#7. Sack Sugar
When President George Bush appointed me to the President’s Council on Physical Fitness and Sports some 25 years ago, the average American’s diet was fair, but since then it has taken a turn for the worse. Skyrocketing obesity rates—not to mention people who are simply overweight—have contributed to a host of problems and diseases. There are many causes, but two of the biggest culprits are a lack of exercise and excessive sugar intake.
If I could encourage individuals to make just one dietary change, it would be to eliminate sugary foods—including corn starch, high-fructose corn sweetener, maltodextrin, and others—from their diet. Sadly, companies load aisles in the supermarket with foods that may be fine when consumed in moderation, but can quickly add extra empty calories to your diet and leave you wanting more, leading to weight gain and swinging energy levels.
#8. Pick Your Foods Carefully
In the gym, some exercises are better than others. It’s the same in the kitchen: Some foods are better choices than others. Eating clean, healthy foods will go further toward building your physique than if you rely on processed meals, fast foods, and other landmines that dot the typical American diet.
Today, you hear a number of fitness pros and bodybuilders say you can’t out-train a bad diet, and that’s absolutely correct. Why spend an hour or more in the gym training hard, only to compromise your results by eating the wrong kinds of foods?
#9. Make Your Post-workout Meal Count
I liked to eat a meal shortly after lifting in my competitive days, but even then I believed a protein shake with added carbs right after training was the best thing to help me recover. The simplicity of downing a shake the moment I left the gym was far easier than trying to prepare a complete meal right away. If you’re training twice a day like I often did, it’s especially important to get quick nutrients into your system after a workout.
#10. Eat More For Mass
If your training is on point and your diet is clean but you’re still struggling to gain weight, consider adding an extra snack worth 350-500 calories to your daily meal plan.
Drinking these calories in the form of a shake is both easy and convenient, and because a shake digests faster than whole foods, you’ll still be ready to eat a whole-food meal on your regular schedule.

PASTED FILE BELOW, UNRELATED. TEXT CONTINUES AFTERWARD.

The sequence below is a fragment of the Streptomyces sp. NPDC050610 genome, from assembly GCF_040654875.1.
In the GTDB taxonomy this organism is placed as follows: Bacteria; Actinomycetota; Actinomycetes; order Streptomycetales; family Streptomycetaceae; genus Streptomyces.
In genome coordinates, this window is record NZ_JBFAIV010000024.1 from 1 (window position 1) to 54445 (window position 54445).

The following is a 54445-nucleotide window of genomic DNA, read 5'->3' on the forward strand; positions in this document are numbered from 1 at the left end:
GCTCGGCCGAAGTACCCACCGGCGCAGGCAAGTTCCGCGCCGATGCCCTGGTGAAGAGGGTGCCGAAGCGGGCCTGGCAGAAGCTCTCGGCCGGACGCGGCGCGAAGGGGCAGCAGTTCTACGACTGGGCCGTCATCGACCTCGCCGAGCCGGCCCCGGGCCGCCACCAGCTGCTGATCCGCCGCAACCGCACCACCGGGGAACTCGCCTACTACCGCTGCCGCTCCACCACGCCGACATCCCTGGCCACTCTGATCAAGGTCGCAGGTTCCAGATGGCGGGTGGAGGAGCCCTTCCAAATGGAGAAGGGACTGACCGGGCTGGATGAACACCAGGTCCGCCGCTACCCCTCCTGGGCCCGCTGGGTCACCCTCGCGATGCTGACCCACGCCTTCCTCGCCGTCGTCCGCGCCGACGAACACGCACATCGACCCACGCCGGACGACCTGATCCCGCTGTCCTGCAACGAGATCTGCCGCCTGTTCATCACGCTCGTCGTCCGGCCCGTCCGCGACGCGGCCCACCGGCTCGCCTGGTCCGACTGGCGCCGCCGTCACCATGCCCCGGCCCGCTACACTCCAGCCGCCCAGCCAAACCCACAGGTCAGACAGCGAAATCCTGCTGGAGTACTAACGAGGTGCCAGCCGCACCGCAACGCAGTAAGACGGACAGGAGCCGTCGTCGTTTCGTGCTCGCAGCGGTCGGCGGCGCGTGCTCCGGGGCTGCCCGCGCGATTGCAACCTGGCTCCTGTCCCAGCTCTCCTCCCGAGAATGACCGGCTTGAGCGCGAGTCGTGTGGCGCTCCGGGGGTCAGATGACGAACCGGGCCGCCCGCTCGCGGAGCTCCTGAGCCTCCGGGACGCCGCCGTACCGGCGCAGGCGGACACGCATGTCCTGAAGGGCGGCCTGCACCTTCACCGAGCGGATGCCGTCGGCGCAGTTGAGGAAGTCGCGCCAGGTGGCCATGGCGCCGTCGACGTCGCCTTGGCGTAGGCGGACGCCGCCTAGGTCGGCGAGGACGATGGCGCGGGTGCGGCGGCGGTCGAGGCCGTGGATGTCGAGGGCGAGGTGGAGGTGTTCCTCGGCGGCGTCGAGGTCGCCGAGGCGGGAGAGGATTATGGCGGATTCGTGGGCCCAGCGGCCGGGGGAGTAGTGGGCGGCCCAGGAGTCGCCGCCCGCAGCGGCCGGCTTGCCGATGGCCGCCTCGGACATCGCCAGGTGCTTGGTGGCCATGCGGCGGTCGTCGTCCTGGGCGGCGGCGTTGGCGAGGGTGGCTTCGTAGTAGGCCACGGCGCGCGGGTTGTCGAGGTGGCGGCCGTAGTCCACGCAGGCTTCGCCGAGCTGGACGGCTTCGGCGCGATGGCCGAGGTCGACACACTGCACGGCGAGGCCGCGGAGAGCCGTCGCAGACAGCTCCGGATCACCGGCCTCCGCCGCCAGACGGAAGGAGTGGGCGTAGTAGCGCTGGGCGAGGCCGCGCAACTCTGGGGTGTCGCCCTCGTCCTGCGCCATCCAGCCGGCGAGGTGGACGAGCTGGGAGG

Don’t add too many calories beyond this amount, however, or you could end up gaining the wrong kind of weight.
#11. Ditch Dessert
I like to eat out, and you’d be right if you guessed dishes from my native Austria like schnitzel, goulash, and sauerkraut and dumplings are high on my list. But when competing, I favored lean cuts of protein-rich foods, especially steak.
I was known around town in Santa Monica for liking very large portions, but you have to eat the right foods. Big steaks are great during a mass-building phase for the boatload of calories, especially protein, and even the natural creatine they provide. But massive portions of dessert won’t really help you reach your goals.
Eat big, but eat smart. Filling up on protein-rich foods is better than feeling hungry after a meal and opting for a sugar-rich dessert because your stomach is still growling for more.
#12. Eyeball Your Portions
Competitive bodybuilders write down everything they eat so they can account for every last calorie, but few recreational lifters want to invest that kind of energy into measuring food. One of the biggest mistakes a bodybuilder can make is never learning how to eyeball a given amount of food. What does an 8-ounce chicken breast look like? Does it have 12, 24, or 48 grams of protein? Should I put one or two breasts on the grill?
Getting a handle on basic portion sizes for your go-to whole protein foods, as well as key complex carbohydrates, gives you a great advantage when it comes to choosing and preparing meals. You don’t need to memorize every food, just the basic ones that make up the core of your bodybuilding diet.
Author: Arnold Schwarzenegger With Bill Geiger
References: bodybuilding.com & schwarzenegger.com